Disneys Aladdin GG

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Hello and welcome! My name is Katosepe and I’ll be your host for today’s Video Game of the Day.

For years, a secret war has been raging on back-alley forums and small YouTube channels. What are they fighting over? Well, which Disney’s Aladdin game is better, of course! The SNES version has a sword but the Genesis version has better music from the movie itself. Meanwhile, unbeknownst to most gamers, a third version of Aladdin lurks in the shadows. Could this third one be the best of them all? Today’s game is Disney’s Aladdin, developed by SIMS and released on the Sega Master System and Game Gear in 1994.

Disney’s Aladdin on the Master System is based on the same movie as the other two but this is a completely different version of the game. The levels are wildly different and the gameplay in many levels is even changed. Of all of the versions of Aladdin, this one is probably the most faithful to the original movie. Long cutscenes between levels tell the story of Aladdin, how he meets Princess Jasmine and is forced by the evil Jafar to enter the Cave of Wonders to get the magic lamp. All of that is spelled out here.

Like the Genesis version, this version uses music samples from the movie but it often mashes them up into remixes that sound pretty great considering the 8-bit console it plays on. The first level, for example, has samples of One Jump Ahead, A Whole New World, and A Friend Like Me. Gameplay for this version has players in a 2D side-scrolling action game. The game jumps between runner levels and standard action levels. In the runner levels, players are made to constantly move to the right and must dodge obstacles that come their way in order to continue the run. In the standard side-scrolling levels, players gain full control of Aladdin and can move freely. These levels do have enemies but the game focuses more on obstacles and traps that must be overcome such as spike pits that only go down if you tip-toe and falling chandeliers coming to crush you.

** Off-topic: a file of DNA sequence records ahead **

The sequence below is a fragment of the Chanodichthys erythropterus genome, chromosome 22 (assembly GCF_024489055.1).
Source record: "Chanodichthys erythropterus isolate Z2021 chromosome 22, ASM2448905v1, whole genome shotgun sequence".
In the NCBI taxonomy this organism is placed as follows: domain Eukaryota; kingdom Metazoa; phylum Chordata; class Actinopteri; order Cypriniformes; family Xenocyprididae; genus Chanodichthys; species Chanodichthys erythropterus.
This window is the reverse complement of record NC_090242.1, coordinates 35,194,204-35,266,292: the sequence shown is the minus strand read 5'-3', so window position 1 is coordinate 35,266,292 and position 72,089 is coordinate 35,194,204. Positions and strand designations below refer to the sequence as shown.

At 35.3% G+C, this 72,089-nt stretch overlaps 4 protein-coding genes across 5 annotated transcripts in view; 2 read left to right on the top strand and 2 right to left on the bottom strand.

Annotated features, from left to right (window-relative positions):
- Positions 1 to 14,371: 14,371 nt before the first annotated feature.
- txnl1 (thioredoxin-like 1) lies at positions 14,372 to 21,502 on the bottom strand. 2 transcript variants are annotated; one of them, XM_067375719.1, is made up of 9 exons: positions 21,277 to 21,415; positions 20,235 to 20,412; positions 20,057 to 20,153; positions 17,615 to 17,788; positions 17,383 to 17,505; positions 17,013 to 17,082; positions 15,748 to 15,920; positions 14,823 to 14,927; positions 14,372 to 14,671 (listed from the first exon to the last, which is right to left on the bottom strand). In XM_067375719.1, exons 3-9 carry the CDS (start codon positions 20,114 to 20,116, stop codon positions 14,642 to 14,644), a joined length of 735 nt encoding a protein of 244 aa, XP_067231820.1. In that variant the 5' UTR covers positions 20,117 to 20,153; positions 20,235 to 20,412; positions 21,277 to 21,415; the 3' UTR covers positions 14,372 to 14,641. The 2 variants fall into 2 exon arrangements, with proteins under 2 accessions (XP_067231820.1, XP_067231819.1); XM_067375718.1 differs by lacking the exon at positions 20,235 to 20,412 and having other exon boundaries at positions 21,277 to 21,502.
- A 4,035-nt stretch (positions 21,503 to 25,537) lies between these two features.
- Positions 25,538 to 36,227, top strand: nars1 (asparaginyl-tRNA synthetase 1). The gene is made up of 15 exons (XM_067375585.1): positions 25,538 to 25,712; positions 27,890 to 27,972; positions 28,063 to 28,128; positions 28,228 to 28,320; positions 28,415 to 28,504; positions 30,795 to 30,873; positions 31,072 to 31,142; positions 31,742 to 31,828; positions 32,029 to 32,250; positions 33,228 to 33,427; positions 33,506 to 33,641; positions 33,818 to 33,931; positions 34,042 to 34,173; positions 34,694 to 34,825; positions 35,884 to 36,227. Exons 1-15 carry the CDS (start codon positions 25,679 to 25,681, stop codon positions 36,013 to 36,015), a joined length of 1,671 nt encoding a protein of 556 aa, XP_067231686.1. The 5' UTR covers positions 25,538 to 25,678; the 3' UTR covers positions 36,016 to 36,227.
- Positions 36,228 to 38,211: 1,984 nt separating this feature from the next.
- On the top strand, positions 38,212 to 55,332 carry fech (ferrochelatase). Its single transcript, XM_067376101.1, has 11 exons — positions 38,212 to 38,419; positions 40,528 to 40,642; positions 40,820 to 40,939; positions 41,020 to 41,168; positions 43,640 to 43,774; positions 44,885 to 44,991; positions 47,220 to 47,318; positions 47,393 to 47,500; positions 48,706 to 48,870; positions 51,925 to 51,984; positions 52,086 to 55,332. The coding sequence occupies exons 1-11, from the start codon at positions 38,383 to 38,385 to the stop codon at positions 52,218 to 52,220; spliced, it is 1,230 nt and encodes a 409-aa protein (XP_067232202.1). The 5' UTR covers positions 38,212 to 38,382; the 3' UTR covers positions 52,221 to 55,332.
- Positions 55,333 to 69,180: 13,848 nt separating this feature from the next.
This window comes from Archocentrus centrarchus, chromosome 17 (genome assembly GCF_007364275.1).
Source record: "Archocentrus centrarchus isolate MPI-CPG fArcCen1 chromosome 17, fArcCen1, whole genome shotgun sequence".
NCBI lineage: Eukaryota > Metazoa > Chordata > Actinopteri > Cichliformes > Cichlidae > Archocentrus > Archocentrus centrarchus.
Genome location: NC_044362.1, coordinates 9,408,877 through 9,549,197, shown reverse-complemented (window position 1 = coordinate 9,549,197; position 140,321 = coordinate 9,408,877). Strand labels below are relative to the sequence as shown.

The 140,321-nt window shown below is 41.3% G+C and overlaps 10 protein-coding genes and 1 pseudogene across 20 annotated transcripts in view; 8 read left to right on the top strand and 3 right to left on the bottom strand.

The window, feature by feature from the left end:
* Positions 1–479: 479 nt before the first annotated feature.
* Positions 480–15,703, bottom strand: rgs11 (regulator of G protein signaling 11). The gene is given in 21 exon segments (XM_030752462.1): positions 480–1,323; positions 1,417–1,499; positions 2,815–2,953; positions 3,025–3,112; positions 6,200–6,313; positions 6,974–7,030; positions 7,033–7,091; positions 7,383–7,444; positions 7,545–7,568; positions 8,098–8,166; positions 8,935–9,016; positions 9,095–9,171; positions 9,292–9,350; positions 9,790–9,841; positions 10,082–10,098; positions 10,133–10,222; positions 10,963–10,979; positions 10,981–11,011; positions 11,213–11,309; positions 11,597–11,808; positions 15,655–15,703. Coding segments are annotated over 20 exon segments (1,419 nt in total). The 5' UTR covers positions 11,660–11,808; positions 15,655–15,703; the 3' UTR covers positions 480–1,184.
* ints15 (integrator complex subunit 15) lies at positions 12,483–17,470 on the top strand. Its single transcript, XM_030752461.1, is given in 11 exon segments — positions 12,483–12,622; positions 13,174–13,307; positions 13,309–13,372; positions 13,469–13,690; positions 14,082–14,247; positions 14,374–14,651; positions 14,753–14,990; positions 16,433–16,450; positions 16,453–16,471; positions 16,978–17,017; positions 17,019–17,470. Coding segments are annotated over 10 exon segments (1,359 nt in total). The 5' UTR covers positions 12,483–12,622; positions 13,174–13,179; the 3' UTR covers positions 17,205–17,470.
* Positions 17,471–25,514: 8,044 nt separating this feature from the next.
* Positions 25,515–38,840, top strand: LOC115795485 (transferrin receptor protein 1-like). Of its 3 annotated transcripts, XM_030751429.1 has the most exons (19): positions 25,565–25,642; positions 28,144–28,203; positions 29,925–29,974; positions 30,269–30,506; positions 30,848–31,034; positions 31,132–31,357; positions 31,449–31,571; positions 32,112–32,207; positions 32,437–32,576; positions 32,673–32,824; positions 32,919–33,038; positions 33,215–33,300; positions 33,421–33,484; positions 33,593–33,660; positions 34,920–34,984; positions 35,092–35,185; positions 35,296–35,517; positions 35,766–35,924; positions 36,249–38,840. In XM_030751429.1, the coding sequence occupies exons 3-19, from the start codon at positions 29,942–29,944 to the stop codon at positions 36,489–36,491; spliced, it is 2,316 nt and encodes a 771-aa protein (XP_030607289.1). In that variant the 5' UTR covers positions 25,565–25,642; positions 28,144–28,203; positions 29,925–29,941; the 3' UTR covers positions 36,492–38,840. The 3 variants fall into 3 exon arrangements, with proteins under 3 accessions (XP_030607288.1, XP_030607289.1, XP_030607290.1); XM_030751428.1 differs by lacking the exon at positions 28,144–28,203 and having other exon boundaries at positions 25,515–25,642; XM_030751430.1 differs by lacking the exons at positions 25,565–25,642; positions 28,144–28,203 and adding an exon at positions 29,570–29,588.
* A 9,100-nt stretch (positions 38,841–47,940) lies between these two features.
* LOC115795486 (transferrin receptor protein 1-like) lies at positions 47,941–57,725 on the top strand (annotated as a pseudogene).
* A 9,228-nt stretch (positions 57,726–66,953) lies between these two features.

Disney’s Aladdin is well known as a hit game on the 16-bit consoles but did it fair as well on 8-bit? Actually, yeah! Aladdin received great reviews on the Master System and Game Gear, primarily for the production quality. The cinematics and music were very impressive for the consoles. The gameplay was less well received with the levels feeling very linear and often requiring trial and error to succeed. Still, the Game Gear version has often found itself on lists of the best games on the handheld. 

Thank you so much for listening! To hear more about the 8-bit Aladdin game, follow me on Twitter @vg_oftheday. Archives and transcripts are available on videogameoftheday.com. Don’t forget to check back here tomorrow for another Video Game of the Day!

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